3. Axie Infinity Could Turbocharge Play-to-Earn Gaming

During the last ten years, free-to-play games have surfaced and changed the course of gaming around the world. The free-to-play model emerged with mobile gaming and now accounts for an estimated 80% of the estimated $175 billion in worldwide gaming revenues.

That said, the gaming ecosystem is ever evolving. Axie Infinity, a popular NFT based video game, has introduced a new genre of games that are not free-to-play but play-to-earn. Founded in 2018, Axie Infinity is a decentralized game built on the Ethereum blockchain. The goal of the game is to breed, raise, battle, and trade Axies, which are cute Pokemon-like creatures.

Sounds simple, right? Well, it’s not. Let’s break the game down to its basics: Axies and SLP.

Axies
Gameplay involves taking a team of Axies into a turns-based battle. Axies are NFTs, non-fungible tokens, or creatures with digital uniqueness, each with its own traits and characteristics, that gamers can trade in open markets. Axies range in cost, the minimum of which today is roughly $300. To play, gamers must buy at least 3 Axies.

SLP (Smooth Love Potion)
Gamers earn SLPs by winning battles. SLPs are necessary to breed new Axies, which can increase the value of teams or can be sold for profits. Currently, one SLP is worth 23 USD cents.

Enabled by the tokenization of in-game assets, we believe Axie Infinity is the foundation of an emerging economy. By breeding Axies and earning SLP, full-time players earned $1,500 on average and generated $200 million in platform fees last month alone. Notably, 40% of Axie Infinity’s 350,000 daily active users live in the Philippines, not surprising because those who lost jobs during the COVID-19 pandemic can earn more playing Axie Infinity than the $900 per month average income that they might earn otherwise.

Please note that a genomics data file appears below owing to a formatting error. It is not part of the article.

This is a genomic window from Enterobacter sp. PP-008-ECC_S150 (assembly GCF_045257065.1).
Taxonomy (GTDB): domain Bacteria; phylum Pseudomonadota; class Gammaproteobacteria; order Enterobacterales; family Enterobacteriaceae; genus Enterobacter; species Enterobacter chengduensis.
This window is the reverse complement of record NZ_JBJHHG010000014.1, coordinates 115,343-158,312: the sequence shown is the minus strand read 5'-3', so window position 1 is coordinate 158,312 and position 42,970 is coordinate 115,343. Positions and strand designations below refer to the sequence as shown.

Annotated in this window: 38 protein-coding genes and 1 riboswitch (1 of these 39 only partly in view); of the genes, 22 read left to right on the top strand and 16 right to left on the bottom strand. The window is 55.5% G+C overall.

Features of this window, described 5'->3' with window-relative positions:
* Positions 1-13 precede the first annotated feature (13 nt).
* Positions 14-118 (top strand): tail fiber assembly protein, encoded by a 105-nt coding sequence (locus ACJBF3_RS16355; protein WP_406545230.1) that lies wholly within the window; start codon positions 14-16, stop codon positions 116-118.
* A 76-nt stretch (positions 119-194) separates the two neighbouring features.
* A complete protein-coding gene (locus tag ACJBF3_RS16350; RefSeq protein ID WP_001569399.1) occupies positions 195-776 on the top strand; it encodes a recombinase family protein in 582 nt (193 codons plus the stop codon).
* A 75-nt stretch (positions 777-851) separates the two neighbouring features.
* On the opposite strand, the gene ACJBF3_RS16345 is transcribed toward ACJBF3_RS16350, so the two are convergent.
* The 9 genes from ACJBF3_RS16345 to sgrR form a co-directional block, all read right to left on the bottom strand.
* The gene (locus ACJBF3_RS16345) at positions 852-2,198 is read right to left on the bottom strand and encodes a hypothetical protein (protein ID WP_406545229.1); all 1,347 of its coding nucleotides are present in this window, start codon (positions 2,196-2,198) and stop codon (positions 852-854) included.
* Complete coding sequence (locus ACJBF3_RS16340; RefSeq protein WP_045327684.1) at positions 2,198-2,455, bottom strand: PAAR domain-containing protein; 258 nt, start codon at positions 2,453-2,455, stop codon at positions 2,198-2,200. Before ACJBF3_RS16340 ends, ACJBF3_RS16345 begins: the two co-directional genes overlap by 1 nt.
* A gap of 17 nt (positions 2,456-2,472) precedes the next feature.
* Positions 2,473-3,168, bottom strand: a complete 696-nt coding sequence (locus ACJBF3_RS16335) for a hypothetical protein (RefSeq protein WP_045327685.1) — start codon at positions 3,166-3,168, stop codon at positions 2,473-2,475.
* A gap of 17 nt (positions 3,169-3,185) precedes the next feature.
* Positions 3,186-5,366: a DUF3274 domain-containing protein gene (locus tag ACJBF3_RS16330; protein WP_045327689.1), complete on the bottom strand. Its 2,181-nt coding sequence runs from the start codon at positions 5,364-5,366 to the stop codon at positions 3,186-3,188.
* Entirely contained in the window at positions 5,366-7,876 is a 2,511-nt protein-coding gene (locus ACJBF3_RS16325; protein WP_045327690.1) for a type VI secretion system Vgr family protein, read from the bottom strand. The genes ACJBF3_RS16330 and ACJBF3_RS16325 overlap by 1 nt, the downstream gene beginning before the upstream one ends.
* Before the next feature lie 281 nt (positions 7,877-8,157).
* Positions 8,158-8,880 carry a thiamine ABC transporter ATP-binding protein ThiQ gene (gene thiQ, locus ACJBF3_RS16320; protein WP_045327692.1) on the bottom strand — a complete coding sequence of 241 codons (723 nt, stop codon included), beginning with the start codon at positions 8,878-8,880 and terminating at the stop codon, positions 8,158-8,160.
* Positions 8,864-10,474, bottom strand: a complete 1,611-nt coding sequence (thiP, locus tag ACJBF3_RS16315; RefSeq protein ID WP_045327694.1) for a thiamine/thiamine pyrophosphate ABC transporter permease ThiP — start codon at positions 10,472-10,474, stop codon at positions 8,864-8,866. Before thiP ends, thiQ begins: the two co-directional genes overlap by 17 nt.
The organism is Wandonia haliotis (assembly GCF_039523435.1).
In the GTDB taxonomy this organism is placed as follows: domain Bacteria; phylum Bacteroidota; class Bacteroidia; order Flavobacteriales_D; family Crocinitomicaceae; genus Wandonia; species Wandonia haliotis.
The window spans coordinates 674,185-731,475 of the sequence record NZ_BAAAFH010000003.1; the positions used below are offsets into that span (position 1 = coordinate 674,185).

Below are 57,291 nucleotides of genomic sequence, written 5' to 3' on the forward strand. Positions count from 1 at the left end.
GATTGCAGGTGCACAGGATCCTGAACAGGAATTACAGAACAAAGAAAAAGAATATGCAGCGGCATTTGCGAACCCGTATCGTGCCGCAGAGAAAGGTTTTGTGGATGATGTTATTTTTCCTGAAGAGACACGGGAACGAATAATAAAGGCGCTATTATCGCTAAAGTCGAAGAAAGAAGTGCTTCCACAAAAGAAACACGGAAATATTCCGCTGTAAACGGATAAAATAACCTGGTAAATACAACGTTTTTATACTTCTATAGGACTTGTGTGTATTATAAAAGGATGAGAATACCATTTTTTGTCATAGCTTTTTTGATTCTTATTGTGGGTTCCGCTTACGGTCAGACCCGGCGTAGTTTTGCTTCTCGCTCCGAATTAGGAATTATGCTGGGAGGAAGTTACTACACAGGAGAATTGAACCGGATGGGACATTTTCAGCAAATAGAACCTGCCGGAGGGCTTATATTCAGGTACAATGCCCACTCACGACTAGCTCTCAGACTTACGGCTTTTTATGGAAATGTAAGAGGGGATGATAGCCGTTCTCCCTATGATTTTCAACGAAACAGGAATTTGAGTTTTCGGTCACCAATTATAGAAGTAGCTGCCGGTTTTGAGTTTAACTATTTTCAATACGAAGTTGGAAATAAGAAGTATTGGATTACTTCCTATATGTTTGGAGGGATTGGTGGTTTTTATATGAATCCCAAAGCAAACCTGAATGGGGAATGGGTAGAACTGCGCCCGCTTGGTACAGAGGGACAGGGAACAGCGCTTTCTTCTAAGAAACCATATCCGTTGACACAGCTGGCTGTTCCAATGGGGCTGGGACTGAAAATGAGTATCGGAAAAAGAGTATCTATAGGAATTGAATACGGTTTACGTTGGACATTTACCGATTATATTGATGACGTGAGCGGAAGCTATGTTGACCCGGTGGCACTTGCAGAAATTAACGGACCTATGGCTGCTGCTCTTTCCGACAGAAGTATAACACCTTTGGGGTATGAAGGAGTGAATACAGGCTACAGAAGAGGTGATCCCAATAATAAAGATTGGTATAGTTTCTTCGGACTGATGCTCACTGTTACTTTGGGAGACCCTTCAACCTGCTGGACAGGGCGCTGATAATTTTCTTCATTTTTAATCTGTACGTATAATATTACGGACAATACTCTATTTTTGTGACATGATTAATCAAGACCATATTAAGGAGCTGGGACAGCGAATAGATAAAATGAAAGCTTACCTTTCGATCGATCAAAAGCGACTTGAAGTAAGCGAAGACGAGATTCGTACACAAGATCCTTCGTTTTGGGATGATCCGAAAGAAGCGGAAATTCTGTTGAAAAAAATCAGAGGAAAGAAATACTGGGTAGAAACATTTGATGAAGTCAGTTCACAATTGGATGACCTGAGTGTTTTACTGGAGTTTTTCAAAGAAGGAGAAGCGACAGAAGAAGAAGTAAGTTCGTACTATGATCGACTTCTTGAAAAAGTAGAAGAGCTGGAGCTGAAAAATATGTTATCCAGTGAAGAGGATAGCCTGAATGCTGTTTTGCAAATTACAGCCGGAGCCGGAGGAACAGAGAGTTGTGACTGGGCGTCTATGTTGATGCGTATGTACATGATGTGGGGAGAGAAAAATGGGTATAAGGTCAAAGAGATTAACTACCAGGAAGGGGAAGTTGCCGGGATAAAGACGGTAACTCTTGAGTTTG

4. What Are the “Promises and Perils” of CBDCs in the US?

Given the recent growth of stablecoins and digital currencies, US legislators have accelerated discussions on the potential for a US dollar-based central bank digital currency (CBDC). Issued by the central bank, a CBDC would be similar to fiat cash and intended for retail payments.

More than 80% of the world’s central banks are researching CBDCs with roughly 40% developing proofs-of-concept. Earlier this year, for example, China started a public pilot of the digital yuan which it now is testing in cross border transactions with Hong Kong, Thailand, and the UAE.

Last week in the US, the House Committee on Financial Services discussed the opportunities and risks associated with CBDCs. In the hearing, lawmakers expressed concern about the impact that the digital yuan might have on global payments and the threat it could pose to dollar dominance as the world’s reserve currency. In their view, a dollar CBDC might allay these concerns by providing a global alternative while also increasing the efficiency of domestic payments.

ARK believes that, while CBDCs might seem comparable cosmetically to cryptocurrencies like bitcoin or ether, a Fed-issued CBDC would pose more of a threat to commercial banks than to cryptocurrencies. A CBDC could eliminate the dependence on intermediaries for account management and due diligence like KYC/AML (know your customer/anti money laundering), reducing an important source of their income.

You can listen to the hearing here.